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Birdhouse Residence by Adam Sokol

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One of the fastest growing and richest American cities in the early 20th century, Buffalo’s remaining building stock from its boom times is hard to match. But a lengthy period of economic stagnation and suburbanization since has led to a scant collection of postwar architecture, particularly housing. A hopeful sign of more progressive times exists, however, in what’s called “Birdhouse,” a new residence by local architect Adam Sokol.
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  The past can be intimidating for architects working in older cities with limited examples of contemporary design, but Adam Sokol has managed to push a new look forward in Buffalo, New York, with his Birdhouse. Completed in 2011, the residence replaces a vacant lot on Bird Avenue—a rare opportunity for new construction in a healthy neighborhood defined by its collection of century-old infrastructure.

    The past can be intimidating for architects working in older cities with limited examples of contemporary design, but Adam Sokol has managed to push a new look forward in Buffalo, New York, with his Birdhouse. Completed in 2011, the residence replaces a vacant lot on Bird Avenue—a rare opportunity for new construction in a healthy neighborhood defined by its collection of century-old infrastructure.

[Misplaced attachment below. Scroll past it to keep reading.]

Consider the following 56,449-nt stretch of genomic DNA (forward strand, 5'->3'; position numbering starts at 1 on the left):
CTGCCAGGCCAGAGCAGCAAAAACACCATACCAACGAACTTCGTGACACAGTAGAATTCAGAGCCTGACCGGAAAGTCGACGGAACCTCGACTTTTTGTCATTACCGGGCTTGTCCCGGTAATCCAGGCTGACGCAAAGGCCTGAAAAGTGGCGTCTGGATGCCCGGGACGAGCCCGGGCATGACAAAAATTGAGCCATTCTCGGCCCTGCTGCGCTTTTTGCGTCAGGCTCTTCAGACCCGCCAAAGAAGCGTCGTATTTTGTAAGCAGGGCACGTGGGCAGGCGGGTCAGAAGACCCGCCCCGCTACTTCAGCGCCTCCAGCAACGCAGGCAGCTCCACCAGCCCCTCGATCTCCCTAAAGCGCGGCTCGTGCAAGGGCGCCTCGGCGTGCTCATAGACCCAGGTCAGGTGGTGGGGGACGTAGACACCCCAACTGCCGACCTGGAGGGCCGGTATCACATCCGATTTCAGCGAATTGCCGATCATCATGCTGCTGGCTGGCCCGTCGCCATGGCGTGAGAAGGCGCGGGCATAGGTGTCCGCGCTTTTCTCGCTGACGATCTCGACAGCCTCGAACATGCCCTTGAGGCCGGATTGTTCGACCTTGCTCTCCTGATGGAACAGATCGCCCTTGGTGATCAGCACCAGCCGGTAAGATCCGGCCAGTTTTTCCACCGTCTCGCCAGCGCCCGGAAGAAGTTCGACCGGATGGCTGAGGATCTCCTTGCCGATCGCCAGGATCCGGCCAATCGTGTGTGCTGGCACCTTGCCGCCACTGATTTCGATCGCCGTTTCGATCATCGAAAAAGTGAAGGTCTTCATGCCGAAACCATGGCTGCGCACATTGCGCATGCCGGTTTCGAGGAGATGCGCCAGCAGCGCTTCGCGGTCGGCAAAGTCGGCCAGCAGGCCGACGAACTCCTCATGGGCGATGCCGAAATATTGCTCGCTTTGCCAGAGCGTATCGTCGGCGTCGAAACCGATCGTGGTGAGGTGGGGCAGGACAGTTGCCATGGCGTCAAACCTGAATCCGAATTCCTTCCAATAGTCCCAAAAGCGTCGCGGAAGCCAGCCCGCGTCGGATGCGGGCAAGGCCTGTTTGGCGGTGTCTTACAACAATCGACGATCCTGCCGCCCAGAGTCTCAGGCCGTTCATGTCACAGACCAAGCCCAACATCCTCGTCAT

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  One of the fastest growing and richest American cities in the early 20th century, Buffalo’s remaining building stock from its boom times is hard to match. But a lengthy period of economic stagnation and suburbanization since has led to a scant collection of postwar architecture, particularly housing. A hopeful sign of more progressive times exists, however, in what’s called “Birdhouse,” a new residence by local architect Adam Sokol.

    One of the fastest growing and richest American cities in the early 20th century, Buffalo’s remaining building stock from its boom times is hard to match. But a lengthy period of economic stagnation and suburbanization since has led to a scant collection of postwar architecture, particularly housing. A hopeful sign of more progressive times exists, however, in what’s called “Birdhouse,” a new residence by local architect Adam Sokol.

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